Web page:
* HSI down 1 pct, H-shares fall 1.8 pct, CSI300 lose 3.3 pct
* Beijing's Friday move will "freeze" market near term: UBS
* Vanke, Poly Real Estate A-shares down maximum 10 pct
By Clement Tan and Yimou Lee
HONG KONG, March 4 (Reuters) - China's CSI300 share index could post their worst daily loss in two years on Monday, deepening losses in Hong Kong, after Beijing hit the mainland property sector with harsher-than-expected tightening measures to curb housing costs.
After markets closed on Friday, the State Council demanded an increase in required down payments and loan rates for buyers of second homes in cities where prices are rising too quickly. The announcement came ahead of the start of China's annual parliamentary meetings on Sunday.
At 0325 GMT, the Hang Seng Index was down 1 percent at 22,648.5. The China Enterprises Index of the top Chinese listings in Hong Kong fell 1.8 percent.
In the mainland, the CSI300 of the top Shanghai and Shenzhen A-share listings was down 3.6 percent, set for its worst day since January 2011. The Shanghai Composite Index was down 2.7 percent.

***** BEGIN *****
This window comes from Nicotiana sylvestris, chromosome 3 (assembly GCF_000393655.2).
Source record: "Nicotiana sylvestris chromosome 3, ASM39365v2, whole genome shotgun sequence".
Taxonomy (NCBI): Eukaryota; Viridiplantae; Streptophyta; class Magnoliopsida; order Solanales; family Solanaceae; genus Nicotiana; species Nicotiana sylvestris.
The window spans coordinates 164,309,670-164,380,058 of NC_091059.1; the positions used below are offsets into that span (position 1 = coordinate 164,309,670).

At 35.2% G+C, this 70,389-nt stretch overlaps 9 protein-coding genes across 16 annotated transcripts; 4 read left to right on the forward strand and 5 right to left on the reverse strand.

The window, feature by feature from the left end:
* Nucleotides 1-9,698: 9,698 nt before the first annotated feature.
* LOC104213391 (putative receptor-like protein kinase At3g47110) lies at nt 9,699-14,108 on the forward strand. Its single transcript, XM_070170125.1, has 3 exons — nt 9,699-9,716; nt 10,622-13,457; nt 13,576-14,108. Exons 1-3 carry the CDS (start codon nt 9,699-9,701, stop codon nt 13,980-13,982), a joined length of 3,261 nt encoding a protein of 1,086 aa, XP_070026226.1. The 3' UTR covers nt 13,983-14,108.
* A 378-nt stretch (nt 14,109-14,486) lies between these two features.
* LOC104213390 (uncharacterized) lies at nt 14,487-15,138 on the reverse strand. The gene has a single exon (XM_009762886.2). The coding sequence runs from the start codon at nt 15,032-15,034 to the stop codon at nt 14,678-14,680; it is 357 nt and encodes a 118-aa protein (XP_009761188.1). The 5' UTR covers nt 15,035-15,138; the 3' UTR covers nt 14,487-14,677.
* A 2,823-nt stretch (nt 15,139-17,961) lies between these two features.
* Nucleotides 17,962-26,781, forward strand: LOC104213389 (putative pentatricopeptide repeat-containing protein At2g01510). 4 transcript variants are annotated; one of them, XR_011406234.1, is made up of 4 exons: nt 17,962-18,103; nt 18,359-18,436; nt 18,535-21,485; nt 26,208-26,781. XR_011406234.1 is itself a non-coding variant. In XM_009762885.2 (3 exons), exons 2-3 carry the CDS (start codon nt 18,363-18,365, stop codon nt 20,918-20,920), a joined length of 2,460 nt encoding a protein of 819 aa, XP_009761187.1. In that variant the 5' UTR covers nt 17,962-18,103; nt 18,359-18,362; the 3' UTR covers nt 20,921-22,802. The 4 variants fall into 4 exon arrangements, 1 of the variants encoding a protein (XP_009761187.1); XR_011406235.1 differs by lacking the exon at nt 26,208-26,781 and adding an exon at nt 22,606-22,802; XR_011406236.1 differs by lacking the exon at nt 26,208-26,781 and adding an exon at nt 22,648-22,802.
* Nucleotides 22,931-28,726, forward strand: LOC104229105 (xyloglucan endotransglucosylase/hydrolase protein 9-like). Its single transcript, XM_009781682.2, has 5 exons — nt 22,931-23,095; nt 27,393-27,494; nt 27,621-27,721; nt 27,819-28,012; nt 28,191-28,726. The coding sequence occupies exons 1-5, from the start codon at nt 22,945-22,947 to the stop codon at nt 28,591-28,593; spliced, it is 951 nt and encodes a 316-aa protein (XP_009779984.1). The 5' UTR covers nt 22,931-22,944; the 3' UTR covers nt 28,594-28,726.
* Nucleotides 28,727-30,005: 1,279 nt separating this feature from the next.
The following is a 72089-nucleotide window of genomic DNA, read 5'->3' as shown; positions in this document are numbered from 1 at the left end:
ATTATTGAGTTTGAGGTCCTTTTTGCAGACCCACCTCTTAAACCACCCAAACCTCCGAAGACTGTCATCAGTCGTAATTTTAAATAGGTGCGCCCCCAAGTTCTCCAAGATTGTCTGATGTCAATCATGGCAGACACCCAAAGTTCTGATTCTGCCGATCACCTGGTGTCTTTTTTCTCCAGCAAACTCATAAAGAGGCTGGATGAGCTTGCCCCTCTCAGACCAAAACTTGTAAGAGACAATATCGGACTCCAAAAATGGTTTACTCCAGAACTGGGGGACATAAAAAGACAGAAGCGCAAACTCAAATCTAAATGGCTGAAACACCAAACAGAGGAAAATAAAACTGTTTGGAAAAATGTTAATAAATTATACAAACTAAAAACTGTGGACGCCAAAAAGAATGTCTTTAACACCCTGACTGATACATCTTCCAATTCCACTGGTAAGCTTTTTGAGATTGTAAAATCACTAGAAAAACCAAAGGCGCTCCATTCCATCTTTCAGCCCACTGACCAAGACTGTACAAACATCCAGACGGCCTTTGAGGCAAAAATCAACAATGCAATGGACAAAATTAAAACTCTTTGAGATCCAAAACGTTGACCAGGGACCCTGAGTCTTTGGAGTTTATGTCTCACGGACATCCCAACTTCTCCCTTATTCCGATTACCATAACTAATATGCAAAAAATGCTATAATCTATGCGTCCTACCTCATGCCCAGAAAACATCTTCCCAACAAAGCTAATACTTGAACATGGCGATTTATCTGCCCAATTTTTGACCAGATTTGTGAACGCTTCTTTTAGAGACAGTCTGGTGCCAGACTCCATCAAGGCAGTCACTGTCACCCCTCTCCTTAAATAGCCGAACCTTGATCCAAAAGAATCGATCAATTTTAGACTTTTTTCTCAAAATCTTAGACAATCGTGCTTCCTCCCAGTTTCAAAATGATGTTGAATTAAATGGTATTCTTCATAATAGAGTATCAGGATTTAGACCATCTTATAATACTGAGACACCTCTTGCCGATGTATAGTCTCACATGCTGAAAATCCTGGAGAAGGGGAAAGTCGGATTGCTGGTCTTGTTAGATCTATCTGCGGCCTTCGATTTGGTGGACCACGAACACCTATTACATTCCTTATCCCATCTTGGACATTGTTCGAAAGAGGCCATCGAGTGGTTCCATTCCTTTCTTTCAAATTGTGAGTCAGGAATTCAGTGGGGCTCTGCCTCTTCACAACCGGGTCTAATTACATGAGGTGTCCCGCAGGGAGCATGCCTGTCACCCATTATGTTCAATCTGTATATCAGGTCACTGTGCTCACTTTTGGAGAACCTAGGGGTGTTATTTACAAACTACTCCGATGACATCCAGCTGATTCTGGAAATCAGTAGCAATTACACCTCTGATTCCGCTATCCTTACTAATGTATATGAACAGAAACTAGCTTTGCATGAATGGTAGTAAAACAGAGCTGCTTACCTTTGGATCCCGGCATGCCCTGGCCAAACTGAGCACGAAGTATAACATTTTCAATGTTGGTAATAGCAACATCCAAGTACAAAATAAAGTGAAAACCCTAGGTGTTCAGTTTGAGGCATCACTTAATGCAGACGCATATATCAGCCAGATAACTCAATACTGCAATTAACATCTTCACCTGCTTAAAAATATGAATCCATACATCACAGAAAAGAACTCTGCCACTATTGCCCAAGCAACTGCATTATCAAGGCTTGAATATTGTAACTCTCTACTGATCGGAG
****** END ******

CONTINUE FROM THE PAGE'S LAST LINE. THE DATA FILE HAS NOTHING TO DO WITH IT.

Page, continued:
The property sector took a battering, with the Shanghai property sub-index down 8.7 percent and the Hong Kong properties sub-index dropping 2.4 percent.
"Friday's evening announcement was very significant and was beyond the expectations of many in the market," said Hong Hao, chief equity strategist at Bank of Communication International Securities.
"We are in a high risk zone now. I wouldn't advise clients to add risk in the near term, since property is a huge sector, so this will have an effect on construction materials and equipment as well," Hong added.
China Vanke was down by the maximum daily limit of 10 percent in Shenzhen. If Monday's losses are maintained by the close of trade, persist, it would be the worst daily loss for the country's largest developer by sales since August 2009.
Poly Real Estate was also down 10 percent in Shanghai. In Hong Kong, China Resources Land sank 7.5 percent to its lowest this year.
UBS analysts downgraded their target prices by an average of 13 percent for 12 Hong Kong-listed Chinese developers they cover, expecting new measures to "freeze" the entire market and delay the originally planned sales schedules in the near term.
China's property market has been rife with speculation about what the country's new leadership may do to curb rising home prices in the lead up to this week's annual parliamentary meetings.
The annual Chinese People's Political Consultative Conference began on Sunday and the National People's Congress, where Xi Jinping is expected to be confirmed as president, starts in Beijing on Tuesday.